One of the influences on my concept of “artist” was Charlton Heston as Michelangelo in The Agony and the Ecstasy, 1965 – high passion, high drama, plenty of sturm and drang.
Hardly a contemplative type.
So is this sort of highly excited or agitated state more conducive to being creative?
The Yerkes–Dodson law developed by psychologists in 1908 showed that, at least for the most part, “performance increases with physiological or mental arousal, but only up to a point. When levels of arousal become too high, performance decreases.” [From the Wikipedia page on the subject.]
Of course, different kinds of creative expression have different demands on attention and body movement. A performance arena like acting or music require a level of physical arousal that writing may not.
But what about emotional arousal versus calm?
In my interview with creativity coach and author Eric Maisel, PhD about his book Ten Zen Seconds, he noted “Creating is not an energy-neutral state: it is a high energy state, with, at its healthiest, enthusiasm and not anxiety driving its engine.”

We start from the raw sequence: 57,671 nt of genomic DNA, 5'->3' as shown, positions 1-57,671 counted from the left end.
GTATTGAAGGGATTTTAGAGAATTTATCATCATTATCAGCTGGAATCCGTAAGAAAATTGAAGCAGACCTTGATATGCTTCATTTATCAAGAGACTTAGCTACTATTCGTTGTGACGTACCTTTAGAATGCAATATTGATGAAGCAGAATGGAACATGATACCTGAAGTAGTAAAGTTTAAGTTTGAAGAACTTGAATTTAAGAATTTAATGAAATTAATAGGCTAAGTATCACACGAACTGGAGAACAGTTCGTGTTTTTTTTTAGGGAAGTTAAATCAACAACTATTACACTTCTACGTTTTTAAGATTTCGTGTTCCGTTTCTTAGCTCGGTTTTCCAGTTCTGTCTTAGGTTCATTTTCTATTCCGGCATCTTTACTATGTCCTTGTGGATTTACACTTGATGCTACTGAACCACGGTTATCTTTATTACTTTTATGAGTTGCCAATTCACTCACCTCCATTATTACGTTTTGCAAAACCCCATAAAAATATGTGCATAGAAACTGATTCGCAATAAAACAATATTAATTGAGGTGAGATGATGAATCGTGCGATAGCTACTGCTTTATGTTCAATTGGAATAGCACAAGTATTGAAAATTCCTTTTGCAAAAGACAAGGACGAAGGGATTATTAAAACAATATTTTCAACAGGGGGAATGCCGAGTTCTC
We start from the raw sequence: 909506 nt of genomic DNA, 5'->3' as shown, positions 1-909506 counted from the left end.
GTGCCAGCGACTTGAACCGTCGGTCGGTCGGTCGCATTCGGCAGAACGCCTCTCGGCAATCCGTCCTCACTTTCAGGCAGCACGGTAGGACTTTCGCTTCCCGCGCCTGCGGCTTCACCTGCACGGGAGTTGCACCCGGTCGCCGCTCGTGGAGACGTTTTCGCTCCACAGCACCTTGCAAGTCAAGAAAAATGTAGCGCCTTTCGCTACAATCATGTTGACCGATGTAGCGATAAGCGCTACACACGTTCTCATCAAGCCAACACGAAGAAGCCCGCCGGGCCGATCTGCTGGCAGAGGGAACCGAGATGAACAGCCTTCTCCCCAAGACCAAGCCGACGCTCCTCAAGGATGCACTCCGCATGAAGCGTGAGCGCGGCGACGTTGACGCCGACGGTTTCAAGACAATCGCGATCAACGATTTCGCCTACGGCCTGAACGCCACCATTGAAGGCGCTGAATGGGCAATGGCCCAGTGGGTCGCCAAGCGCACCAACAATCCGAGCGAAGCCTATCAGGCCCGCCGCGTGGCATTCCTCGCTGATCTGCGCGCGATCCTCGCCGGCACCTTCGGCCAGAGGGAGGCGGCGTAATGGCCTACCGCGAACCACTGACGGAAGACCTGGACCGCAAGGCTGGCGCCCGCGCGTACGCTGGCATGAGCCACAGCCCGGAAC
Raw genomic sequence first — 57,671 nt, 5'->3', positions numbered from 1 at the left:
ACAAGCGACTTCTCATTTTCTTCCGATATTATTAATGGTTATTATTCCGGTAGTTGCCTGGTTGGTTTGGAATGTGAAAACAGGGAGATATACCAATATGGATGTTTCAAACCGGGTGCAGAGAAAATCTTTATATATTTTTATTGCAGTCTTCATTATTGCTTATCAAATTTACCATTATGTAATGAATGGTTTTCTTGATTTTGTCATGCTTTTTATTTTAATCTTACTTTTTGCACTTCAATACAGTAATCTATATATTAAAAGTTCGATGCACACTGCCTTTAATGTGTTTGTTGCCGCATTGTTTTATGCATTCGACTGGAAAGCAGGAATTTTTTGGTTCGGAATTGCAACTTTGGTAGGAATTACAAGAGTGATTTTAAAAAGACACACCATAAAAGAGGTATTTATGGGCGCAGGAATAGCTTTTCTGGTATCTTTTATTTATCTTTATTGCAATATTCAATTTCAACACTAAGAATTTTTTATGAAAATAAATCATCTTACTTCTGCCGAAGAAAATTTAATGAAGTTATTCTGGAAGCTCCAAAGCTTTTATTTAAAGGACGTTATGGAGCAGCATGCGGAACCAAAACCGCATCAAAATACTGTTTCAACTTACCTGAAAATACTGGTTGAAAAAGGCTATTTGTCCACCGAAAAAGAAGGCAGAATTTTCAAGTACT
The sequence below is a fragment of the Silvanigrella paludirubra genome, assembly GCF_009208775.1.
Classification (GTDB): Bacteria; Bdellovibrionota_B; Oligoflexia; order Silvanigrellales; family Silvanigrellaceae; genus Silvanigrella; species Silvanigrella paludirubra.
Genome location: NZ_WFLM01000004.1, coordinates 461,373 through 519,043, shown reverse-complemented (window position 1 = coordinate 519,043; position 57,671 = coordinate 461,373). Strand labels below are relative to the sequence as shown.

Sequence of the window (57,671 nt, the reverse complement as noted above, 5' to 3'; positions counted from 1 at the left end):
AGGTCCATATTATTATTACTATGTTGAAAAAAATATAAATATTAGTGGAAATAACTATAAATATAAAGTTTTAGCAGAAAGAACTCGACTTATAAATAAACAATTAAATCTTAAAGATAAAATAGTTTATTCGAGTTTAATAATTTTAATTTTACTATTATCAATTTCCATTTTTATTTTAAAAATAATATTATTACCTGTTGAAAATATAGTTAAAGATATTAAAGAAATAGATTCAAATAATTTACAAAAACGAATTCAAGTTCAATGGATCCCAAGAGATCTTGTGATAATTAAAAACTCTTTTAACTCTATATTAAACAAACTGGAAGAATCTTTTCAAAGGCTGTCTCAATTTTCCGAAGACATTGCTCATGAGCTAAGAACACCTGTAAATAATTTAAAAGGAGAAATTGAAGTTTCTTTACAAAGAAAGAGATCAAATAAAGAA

I asked him about the enduring mythology about creative inspiration and performing as an actor, for example, that it benefits from an “edge” of nervous tension or even anxiety to some degree.
Dr. Maisel replied: “It isn’t at all clear that tension or anxiety is what’s needed for peak performance and lifelong creativity. They may be unavoidable by-products of the difficulties that we face as we try to do large things and connected to our fear of failing, fear of making messes and mistakes, and so on, but they are not beneficial per se.
“Part of the confusion is that ‘life energy’ in the form of hormones like adrenaline are necessary, so it is easy to confuse ‘enthusiasm’ with ‘anxiety,’ since both have a real (and similar) hormonal edge to them.”
But he added, “Our best way of being in the creative moment is to be ‘full of energy’ and also ‘fully calm,’ a state that the [mindfulness techniques in the book] are designed to promote.”
He also notes that emotionally, if not physically, withdrawing from distractions and mental agitation can facilitate creative thinking.
“When you free neurons from their usual grip on small thoughts — ten worries, fifteen errands, and so on — and get to reclaim them.. you experience a ‘pregnant emptiness’ which is actually your whole mind, now recovered, readying itself to create. The ‘quieting’ serves the ‘exploding’ of the creative encounter that follows.”
So reducing (or eliminating) fears, worries, anxieties, and other ways we can be over-aroused can help us be more creative.
Read more articles on Meditation and mindfulness.
Also see a variety of programs on my Anxiety Relief Solutions site.
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Last reviewed: 27 Oct 2010